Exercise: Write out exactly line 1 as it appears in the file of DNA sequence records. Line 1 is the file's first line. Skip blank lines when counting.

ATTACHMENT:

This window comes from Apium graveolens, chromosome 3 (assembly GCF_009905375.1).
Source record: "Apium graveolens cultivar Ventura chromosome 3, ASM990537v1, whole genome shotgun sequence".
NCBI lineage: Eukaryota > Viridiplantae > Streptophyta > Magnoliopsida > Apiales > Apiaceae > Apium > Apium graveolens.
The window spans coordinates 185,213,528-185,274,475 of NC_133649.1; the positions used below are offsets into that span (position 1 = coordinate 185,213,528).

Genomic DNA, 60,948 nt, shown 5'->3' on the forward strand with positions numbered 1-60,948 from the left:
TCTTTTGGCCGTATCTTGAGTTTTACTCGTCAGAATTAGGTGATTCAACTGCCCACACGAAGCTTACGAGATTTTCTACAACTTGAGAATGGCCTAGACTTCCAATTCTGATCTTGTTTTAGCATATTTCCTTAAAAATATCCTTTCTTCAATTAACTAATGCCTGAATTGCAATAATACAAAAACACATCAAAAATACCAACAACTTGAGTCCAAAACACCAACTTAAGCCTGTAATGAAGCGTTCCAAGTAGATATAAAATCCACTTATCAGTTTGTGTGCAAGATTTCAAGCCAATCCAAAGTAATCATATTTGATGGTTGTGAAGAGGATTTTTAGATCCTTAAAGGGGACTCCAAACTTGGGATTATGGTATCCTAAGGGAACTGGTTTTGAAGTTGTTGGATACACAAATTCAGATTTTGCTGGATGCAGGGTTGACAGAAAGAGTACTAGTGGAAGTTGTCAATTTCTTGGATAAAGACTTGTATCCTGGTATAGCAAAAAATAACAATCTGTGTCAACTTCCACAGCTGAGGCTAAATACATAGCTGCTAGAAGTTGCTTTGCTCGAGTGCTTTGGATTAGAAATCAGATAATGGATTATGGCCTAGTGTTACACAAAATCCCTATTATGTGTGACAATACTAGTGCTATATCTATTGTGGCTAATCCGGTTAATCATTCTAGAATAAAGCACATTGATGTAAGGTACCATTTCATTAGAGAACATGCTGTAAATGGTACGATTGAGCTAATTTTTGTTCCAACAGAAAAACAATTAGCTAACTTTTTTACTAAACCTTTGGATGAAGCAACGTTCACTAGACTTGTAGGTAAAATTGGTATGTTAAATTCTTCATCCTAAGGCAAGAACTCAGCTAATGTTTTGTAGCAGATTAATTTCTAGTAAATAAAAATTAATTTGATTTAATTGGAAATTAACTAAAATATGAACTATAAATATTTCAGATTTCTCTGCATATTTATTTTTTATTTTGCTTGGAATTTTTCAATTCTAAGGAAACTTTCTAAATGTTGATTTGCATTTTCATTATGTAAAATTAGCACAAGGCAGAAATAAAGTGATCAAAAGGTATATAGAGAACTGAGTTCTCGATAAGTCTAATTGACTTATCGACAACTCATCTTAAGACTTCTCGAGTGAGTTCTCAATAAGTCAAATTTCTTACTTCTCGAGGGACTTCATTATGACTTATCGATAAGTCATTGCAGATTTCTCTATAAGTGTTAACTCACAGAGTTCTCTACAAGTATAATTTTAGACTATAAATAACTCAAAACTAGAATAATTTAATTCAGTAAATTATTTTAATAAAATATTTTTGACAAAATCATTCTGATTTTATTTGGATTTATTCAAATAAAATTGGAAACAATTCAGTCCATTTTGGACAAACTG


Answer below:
This window comes from Apium graveolens, chromosome 3 (assembly GCF_009905375.1).